SAN DIEGO (Border Report) — While the San Diego Border Patrol Sector reported 230,941 encounters with migrants for the 2023 fiscal year, a record number for the last 20 years, it also set a record for the amount of drug seizures during the same time period, especially fentanyl.

According to the Border Patrol, its agents confiscated 1,285 pounds of fentanyl, 2,100 pounds of cocaine, 111 pounds of heroin and 1,802 pounds of methamphetamine.

“We’re about three percent of the Southwest border, but the majority of hard narcotics keeps coming up the California corridor, they’re coming through our area here in San Diego,” said Eric Lavergne, Acting Assistant Chief Patrol Agent for San Diego Sector.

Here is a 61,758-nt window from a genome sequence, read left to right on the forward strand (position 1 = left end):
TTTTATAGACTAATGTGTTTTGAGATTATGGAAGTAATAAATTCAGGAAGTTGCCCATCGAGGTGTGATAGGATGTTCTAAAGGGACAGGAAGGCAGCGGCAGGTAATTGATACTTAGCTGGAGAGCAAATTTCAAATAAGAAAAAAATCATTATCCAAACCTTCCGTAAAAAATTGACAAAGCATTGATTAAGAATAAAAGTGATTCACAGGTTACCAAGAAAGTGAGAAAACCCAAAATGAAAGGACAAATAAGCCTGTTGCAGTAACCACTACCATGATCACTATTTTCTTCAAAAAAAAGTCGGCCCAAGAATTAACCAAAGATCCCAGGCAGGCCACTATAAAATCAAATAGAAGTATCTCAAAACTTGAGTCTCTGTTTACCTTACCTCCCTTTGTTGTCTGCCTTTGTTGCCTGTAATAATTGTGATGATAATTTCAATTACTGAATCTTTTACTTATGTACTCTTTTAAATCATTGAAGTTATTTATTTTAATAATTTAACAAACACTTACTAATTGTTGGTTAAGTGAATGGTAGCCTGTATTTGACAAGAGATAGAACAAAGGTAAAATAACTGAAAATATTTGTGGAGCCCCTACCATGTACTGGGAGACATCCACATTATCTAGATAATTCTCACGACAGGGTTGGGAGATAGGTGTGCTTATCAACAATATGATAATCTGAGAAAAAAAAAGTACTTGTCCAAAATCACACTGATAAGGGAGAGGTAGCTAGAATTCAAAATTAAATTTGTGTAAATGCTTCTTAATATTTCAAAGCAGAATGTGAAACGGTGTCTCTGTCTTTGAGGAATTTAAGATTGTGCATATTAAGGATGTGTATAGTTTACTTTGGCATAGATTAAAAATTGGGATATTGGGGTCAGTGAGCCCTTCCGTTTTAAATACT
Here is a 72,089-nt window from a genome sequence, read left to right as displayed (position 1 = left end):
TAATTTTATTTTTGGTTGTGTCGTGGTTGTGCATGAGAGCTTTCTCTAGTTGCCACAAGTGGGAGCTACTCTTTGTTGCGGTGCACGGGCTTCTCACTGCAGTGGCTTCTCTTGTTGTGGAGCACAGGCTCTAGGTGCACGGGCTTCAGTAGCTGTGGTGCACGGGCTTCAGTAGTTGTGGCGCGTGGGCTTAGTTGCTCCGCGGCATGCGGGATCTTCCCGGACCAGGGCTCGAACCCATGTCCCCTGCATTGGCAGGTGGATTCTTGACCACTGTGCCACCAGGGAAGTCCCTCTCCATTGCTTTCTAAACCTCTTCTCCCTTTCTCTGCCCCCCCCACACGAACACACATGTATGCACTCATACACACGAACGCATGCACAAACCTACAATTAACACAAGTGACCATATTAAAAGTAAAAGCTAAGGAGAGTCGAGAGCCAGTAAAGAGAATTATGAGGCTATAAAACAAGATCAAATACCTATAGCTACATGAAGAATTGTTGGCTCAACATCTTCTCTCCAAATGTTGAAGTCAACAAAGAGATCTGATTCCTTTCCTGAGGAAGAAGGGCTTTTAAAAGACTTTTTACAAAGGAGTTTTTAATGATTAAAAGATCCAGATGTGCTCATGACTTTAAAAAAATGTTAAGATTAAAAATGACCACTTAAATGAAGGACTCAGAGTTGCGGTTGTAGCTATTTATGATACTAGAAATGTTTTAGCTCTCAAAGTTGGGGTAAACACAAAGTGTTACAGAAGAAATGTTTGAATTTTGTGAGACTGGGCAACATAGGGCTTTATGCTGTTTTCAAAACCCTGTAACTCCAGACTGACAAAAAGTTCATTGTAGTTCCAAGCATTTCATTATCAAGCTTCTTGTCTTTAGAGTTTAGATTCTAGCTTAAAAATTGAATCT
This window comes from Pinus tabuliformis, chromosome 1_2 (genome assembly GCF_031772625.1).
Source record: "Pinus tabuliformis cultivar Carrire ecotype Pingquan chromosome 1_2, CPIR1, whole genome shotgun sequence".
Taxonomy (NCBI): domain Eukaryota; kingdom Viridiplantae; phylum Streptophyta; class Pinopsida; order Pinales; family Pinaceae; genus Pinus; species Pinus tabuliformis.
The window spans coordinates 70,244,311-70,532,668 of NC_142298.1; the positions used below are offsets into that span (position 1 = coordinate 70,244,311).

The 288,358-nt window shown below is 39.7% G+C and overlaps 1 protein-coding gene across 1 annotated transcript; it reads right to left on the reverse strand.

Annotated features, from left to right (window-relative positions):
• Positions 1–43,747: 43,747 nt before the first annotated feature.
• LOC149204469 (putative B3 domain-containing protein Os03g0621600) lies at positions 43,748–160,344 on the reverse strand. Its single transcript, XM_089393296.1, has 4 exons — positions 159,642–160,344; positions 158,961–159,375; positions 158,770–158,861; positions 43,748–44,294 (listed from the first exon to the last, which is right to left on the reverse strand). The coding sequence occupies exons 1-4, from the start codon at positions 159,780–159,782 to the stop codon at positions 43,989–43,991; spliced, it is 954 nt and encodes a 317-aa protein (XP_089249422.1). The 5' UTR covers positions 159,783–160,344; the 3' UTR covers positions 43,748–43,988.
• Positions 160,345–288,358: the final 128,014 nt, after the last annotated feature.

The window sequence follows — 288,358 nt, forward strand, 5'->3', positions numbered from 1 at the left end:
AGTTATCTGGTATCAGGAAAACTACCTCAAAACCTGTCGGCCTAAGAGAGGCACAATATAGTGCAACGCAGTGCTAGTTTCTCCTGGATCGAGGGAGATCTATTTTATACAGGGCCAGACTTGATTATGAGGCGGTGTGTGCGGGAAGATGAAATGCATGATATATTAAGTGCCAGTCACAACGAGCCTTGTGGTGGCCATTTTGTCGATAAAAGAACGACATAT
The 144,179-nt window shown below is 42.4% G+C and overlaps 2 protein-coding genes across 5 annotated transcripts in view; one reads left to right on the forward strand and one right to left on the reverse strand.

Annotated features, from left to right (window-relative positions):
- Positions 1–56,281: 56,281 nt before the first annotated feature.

Lavergne stated the sector was responsible for over 45% of the total fentanyl seized by the U.S. Border Patrol during the last fiscal year.

Eric Lavergne is the Acting Assistant Chief Patrol Agent in Charge. (Salvador Rivera/Border Report)

Traditionally, most of the fentanyl and other narcotics are seized at ports of entry, but according to Lavergne, agents are catching a lot of drugs as well.

“Most of our narcotics are intercepted at checkpoints, the checkpoint on the 8 freeway, or up in San Clemente or Murrieta,” said Lavergne. “Heroin, meth, cocaine were the big narcotics, but now fentanyl is taking over as the main narcotic. For example, this year we’ve only seized about 111 pounds of heroin, versus almost 1,300 pounds of fentanyl, as it’s cheaper, stronger, more deadly.”

Lavergne stated he believes the high number of fentanyl seizures will continue well into next year.

“Cartels have started to focus mainly on fentanyl production and sending that across the border,” he said.